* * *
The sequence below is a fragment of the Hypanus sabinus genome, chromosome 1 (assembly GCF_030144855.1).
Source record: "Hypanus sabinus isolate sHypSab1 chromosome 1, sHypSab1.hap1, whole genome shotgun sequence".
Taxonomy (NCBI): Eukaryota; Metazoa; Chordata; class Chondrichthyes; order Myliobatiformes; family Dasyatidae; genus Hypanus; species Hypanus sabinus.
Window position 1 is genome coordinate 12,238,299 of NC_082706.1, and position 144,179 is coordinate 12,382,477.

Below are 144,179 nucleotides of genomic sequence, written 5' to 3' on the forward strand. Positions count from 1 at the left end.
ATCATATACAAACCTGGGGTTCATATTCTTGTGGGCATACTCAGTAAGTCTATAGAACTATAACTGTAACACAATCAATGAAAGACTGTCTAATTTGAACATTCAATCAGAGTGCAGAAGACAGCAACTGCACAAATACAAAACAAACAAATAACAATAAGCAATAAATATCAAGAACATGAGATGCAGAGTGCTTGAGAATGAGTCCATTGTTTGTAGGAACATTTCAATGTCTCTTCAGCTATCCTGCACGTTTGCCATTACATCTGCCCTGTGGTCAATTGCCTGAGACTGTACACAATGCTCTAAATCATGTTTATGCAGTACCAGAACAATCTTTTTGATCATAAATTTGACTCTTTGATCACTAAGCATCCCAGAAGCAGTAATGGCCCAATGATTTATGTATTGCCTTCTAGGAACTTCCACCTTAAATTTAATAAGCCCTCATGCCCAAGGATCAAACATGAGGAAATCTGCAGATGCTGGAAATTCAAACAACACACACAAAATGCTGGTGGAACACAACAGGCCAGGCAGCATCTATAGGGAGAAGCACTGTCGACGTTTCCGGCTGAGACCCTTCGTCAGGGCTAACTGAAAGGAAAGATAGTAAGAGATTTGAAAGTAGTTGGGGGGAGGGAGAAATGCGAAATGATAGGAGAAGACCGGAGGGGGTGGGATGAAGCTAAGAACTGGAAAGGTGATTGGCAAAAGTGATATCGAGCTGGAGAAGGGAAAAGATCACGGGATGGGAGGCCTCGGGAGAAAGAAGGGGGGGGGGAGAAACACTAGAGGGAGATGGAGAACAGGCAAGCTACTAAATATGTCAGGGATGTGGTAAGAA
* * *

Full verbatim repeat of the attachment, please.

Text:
The sequence below is a fragment of the Hypanus sabinus genome, chromosome 1 (assembly GCF_030144855.1).
Source record: "Hypanus sabinus isolate sHypSab1 chromosome 1, sHypSab1.hap1, whole genome shotgun sequence".
Taxonomy (NCBI): Eukaryota; Metazoa; Chordata; class Chondrichthyes; order Myliobatiformes; family Dasyatidae; genus Hypanus; species Hypanus sabinus.
Window position 1 is genome coordinate 12,238,299 of NC_082706.1, and position 144,179 is coordinate 12,382,477.

Below are 144,179 nucleotides of genomic sequence, written 5' to 3' on the forward strand. Positions count from 1 at the left end.
ATCATATACAAACCTGGGGTTCATATTCTTGTGGGCATACTCAGTAAGTCTATAGAACTATAACTGTAACACAATCAATGAAAGACTGTCTAATTTGAACATTCAATCAGAGTGCAGAAGACAGCAACTGCACAAATACAAAACAAACAAATAACAATAAGCAATAAATATCAAGAACATGAGATGCAGAGTGCTTGAGAATGAGTCCATTGTTTGTAGGAACATTTCAATGTCTCTTCAGCTATCCTGCACGTTTGCCATTACATCTGCCCTGTGGTCAATTGCCTGAGACTGTACACAATGCTCTAAATCATGTTTATGCAGTACCAGAACAATCTTTTTGATCATAAATTTGACTCTTTGATCACTAAGCATCCCAGAAGCAGTAATGGCCCAATGATTTATGTATTGCCTTCTAGGAACTTCCACCTTAAATTTAATAAGCCCTCATGCCCAAGGATCAAACATGAGGAAATCTGCAGATGCTGGAAATTCAAACAACACACACAAAATGCTGGTGGAACACAACAGGCCAGGCAGCATCTATAGGGAGAAGCACTGTCGACGTTTCCGGCTGAGACCCTTCGTCAGGGCTAACTGAAAGGAAAGATAGTAAGAGATTTGAAAGTAGTTGGGGGGAGGGAGAAATGCGAAATGATAGGAGAAGACCGGAGGGGGTGGGATGAAGCTAAGAACTGGAAAGGTGATTGGCAAAAGTGATATCGAGCTGGAGAAGGGAAAAGATCACGGGATGGGAGGCCTCGGGAGAAAGAAGGGGGGGGGGAGAAACACTAGAGGGAGATGGAGAACAGGCAAGCTACTAAATATGTCAGGGATGTGGTAAGAA